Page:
Minimizing Sinkhole Damage: Where are the Voids?

I see this on TV all the time:

BREAKING NEWS: SINKHOLE SWALLOWS UP A CAR, A BUILDING AND A BEER TRUCK

That news story is usually accompanied by a picture of a massive sinkhole causing catastrophic damage. How did that sinkhole just happened to cave in? It was probably in the making for quite some time. Typically, sinkholes start with a small void that gradually increases into a cavern that eventually collapses the sewer and surrounding area and utilities.

Recently, one of our clients discussed a meeting with decision makers who wanted to know why road repair and paving budgets were increasing, while the interceptor inspection and rehabilitation programs have been increased each year as well. Weren’t the repair expenses supposed to decrease as inspection increased? The problem, he pointed out to us, are the “voids” — those tiny cracks that turn into sinkholes.

Having the ability to detect voids would allow for preventive measures to be implemented before it’s too late. An ideal way to detect a void would be to have the ability to “see through the sewer pipe from within the sewer,” detect areas of concerns, and take corrective action before the void becomes a collapse or sinkhole. This was a recent topic due to a sinkhole that caused major damage in an urban downtown area.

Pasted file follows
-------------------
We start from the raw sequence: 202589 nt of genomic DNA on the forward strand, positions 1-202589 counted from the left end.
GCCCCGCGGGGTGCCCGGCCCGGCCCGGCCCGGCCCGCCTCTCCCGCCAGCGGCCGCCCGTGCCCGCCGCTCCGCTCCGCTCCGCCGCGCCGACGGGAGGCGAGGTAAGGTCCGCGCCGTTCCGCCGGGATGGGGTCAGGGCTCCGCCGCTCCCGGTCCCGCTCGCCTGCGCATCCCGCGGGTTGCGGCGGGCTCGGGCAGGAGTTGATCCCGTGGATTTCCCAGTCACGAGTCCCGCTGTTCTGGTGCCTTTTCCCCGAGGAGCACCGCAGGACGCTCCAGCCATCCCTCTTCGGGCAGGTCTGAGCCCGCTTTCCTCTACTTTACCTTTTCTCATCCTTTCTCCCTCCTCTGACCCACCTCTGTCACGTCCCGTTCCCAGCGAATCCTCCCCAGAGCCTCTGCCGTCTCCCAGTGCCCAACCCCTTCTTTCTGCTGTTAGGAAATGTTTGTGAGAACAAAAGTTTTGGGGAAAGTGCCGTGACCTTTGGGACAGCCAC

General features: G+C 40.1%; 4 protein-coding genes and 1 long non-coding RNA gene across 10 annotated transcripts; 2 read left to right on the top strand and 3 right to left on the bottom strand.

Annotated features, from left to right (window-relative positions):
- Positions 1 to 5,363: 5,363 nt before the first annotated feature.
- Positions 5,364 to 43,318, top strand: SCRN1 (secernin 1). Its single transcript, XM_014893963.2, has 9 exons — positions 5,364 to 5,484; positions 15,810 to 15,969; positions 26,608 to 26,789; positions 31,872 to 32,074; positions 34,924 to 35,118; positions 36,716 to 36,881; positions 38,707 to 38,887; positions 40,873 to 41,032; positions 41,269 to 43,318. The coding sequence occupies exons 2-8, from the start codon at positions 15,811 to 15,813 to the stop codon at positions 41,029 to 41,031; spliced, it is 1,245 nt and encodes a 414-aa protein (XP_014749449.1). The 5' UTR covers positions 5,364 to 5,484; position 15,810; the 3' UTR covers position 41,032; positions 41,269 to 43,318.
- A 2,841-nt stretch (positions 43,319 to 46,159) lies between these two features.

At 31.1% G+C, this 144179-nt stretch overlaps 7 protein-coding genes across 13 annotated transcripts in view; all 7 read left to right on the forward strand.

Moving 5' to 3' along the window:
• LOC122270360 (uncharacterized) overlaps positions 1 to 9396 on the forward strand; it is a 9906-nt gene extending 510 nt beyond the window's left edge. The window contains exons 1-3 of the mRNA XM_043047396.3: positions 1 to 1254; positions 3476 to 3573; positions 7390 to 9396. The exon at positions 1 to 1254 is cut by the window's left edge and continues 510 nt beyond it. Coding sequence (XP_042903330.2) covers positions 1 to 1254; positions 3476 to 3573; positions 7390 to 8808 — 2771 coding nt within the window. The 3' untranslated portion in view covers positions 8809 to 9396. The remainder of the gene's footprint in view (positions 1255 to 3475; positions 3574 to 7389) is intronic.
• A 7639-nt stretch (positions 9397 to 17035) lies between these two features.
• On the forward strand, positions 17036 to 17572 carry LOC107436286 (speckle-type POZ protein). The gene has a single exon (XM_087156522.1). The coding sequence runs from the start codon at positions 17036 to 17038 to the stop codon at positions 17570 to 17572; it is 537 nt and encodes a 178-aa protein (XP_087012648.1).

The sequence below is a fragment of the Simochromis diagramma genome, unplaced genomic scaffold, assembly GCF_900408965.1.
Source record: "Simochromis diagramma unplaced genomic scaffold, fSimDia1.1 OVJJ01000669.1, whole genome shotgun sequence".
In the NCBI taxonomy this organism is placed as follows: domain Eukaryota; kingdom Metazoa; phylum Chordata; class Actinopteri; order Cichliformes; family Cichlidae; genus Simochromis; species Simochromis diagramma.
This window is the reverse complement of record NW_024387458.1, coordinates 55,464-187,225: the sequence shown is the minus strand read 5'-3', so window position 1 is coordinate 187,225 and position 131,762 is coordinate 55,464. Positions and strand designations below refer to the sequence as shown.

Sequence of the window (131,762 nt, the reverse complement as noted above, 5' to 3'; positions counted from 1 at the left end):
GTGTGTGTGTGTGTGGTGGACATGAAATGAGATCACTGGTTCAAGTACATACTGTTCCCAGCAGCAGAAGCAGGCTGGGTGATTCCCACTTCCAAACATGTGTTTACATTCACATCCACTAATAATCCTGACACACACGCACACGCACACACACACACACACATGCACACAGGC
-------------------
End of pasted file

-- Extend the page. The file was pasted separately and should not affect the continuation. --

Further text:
Here at RedZone, we provide multi-sensor inspection. While performing standard CMOM or compliant inspections, why not inspect for as many problems as possible?

We are currently investigating the use of Ground Penetrating Radar (GPR). GPR employs microwave-band electromagnetic radiation to examine subsurface structures. GPR has historically been useful in locating subsurface objects. The sensor transmits short “pulses” or “waves” of microwave radiation into the ground. Transmitted waves propagate through the soil until they hit a buried object and are reflected back to the surface to be detected by the GPR receiver. The secret to this sensor would be to mount on the Responder Robot, collect the information while the pipe is in service, and use it in sync with the entire suite of condition assessment sensors (Sonar, LADAR, H2S and CCTV).

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